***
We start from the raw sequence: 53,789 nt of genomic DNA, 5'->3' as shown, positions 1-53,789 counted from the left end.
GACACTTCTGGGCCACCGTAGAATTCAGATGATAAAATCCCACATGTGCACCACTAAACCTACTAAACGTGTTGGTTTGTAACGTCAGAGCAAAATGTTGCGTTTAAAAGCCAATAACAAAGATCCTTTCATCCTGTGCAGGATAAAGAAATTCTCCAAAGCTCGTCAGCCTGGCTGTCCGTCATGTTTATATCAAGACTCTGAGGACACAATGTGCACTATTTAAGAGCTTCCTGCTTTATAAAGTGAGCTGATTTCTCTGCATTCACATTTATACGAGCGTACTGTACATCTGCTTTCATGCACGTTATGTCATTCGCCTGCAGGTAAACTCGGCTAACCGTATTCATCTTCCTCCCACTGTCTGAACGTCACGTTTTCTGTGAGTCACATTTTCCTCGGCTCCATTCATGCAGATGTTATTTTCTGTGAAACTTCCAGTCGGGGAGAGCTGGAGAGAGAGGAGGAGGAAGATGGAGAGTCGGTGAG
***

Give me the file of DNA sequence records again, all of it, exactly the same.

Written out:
We start from the raw sequence: 53,789 nt of genomic DNA, 5'->3' as shown, positions 1-53,789 counted from the left end.
GACACTTCTGGGCCACCGTAGAATTCAGATGATAAAATCCCACATGTGCACCACTAAACCTACTAAACGTGTTGGTTTGTAACGTCAGAGCAAAATGTTGCGTTTAAAAGCCAATAACAAAGATCCTTTCATCCTGTGCAGGATAAAGAAATTCTCCAAAGCTCGTCAGCCTGGCTGTCCGTCATGTTTATATCAAGACTCTGAGGACACAATGTGCACTATTTAAGAGCTTCCTGCTTTATAAAGTGAGCTGATTTCTCTGCATTCACATTTATACGAGCGTACTGTACATCTGCTTTCATGCACGTTATGTCATTCGCCTGCAGGTAAACTCGGCTAACCGTATTCATCTTCCTCCCACTGTCTGAACGTCACGTTTTCTGTGAGTCACATTTTCCTCGGCTCCATTCATGCAGATGTTATTTTCTGTGAAACTTCCAGTCGGGGAGAGCTGGAGAGAGAGGAGGAGGAAGATGGAGAGTCGGTGAG